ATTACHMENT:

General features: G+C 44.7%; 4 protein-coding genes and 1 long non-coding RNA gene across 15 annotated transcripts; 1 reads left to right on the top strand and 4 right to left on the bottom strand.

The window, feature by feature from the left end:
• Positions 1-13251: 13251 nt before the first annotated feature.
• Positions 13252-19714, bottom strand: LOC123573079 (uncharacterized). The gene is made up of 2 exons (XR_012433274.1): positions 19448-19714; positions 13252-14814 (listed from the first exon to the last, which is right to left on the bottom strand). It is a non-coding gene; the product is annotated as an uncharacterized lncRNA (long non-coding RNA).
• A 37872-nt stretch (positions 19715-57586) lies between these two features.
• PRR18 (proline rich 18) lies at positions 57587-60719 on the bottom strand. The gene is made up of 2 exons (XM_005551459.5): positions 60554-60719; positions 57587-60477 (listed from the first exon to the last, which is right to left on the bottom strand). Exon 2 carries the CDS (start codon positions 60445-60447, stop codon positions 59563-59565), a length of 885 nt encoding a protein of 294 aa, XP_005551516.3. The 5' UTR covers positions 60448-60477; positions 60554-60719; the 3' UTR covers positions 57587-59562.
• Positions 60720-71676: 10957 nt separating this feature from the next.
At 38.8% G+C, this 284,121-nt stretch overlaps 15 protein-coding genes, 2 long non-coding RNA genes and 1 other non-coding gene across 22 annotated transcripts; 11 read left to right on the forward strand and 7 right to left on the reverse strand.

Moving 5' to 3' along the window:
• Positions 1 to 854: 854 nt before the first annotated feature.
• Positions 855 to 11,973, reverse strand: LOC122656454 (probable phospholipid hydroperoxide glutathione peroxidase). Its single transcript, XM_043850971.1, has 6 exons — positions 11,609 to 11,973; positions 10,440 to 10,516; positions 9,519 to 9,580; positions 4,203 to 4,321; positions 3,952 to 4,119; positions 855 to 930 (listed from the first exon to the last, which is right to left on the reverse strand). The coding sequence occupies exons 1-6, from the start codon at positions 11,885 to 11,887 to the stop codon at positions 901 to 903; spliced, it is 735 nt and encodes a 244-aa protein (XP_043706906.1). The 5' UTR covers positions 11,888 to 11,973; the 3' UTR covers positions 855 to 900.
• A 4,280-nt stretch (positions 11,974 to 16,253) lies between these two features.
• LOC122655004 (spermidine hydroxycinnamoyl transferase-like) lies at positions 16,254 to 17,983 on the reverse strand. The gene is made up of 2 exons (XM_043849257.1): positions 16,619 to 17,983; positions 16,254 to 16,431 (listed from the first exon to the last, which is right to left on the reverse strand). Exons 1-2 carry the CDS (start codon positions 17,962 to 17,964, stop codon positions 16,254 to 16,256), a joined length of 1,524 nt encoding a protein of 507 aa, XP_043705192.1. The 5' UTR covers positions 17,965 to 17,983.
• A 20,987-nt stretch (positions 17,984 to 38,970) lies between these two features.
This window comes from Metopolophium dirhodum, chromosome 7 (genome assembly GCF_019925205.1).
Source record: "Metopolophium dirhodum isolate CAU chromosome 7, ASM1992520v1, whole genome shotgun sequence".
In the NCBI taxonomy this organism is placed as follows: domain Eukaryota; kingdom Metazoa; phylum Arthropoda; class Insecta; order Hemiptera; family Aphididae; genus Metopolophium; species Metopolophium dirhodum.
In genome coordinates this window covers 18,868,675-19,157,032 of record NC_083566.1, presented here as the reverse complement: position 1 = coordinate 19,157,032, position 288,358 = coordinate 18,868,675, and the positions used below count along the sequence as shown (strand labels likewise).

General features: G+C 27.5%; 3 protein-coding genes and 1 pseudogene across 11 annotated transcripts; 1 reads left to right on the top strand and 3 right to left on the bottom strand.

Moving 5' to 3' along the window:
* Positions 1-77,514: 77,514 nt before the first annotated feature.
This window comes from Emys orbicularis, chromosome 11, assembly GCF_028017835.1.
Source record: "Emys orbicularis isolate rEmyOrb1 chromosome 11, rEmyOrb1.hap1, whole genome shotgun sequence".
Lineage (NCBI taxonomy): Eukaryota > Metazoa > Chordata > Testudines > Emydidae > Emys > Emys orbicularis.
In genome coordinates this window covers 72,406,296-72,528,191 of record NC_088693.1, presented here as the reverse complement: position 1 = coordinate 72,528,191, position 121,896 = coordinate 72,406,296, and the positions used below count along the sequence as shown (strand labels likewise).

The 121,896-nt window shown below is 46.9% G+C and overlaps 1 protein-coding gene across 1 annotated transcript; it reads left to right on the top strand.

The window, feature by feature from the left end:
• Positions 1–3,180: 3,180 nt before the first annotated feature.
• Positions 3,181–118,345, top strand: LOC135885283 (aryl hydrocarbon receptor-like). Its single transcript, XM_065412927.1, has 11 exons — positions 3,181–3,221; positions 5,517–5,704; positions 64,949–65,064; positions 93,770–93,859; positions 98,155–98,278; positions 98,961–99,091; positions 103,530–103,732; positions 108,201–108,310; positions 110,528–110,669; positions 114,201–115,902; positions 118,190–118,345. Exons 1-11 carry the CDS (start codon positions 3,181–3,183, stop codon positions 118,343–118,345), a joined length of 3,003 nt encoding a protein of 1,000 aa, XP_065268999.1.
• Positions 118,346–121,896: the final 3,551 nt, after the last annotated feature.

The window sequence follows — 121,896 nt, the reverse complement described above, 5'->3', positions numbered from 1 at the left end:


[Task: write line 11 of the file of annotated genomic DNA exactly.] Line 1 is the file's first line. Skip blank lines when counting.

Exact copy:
• Positions 855 to 11,973, reverse strand: LOC122656454 (probable phospholipid hydroperoxide glutathione peroxidase). Its single transcript, XM_043850971.1, has 6 exons — positions 11,609 to 11,973; positions 10,440 to 10,516; positions 9,519 to 9,580; positions 4,203 to 4,321; positions 3,952 to 4,119; positions 855 to 930 (listed from the first exon to the last, which is right to left on the reverse strand). The coding sequence occupies exons 1-6, from the start codon at positions 11,885 to 11,887 to the stop codon at positions 901 to 903; spliced, it is 735 nt and encodes a 244-aa protein (XP_043706906.1). The 5' UTR covers positions 11,888 to 11,973; the 3' UTR covers positions 855 to 900.